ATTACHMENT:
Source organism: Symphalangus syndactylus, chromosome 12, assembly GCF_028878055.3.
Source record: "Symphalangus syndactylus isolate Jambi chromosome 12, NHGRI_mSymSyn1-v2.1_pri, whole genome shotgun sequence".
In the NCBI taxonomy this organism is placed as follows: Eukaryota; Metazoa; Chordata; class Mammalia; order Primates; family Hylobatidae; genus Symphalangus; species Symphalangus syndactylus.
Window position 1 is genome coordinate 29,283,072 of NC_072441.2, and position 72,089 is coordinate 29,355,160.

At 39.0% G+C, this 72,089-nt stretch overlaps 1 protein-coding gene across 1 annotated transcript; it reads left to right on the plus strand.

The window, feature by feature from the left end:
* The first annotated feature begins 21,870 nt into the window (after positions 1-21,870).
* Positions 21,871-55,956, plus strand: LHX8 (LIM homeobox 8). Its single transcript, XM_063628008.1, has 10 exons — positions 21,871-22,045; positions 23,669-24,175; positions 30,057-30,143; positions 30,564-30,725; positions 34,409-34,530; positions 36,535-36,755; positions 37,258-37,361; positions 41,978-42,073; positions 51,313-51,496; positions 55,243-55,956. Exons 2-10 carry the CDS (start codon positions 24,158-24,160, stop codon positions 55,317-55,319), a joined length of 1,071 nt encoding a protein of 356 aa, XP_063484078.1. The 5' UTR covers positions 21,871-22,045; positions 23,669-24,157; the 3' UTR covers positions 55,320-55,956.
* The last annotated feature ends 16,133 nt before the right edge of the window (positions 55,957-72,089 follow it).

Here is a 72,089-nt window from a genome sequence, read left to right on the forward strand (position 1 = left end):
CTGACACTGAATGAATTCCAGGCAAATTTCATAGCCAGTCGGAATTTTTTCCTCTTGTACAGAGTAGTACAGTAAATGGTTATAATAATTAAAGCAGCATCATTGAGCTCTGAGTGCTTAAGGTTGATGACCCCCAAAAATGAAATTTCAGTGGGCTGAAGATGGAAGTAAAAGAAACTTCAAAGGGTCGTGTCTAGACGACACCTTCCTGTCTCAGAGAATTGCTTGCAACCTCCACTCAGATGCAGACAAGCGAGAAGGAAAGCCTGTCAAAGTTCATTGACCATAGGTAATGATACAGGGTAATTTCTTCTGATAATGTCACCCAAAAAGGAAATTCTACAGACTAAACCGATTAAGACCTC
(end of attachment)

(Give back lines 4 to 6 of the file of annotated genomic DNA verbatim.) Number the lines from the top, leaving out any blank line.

Window position 1 is genome coordinate 29,283,072 of NC_072441.2, and position 72,089 is coordinate 29,355,160.

At 39.0% G+C, this 72,089-nt stretch overlaps 1 protein-coding gene across 1 annotated transcript; it reads left to right on the plus strand.

The window, feature by feature from the left end: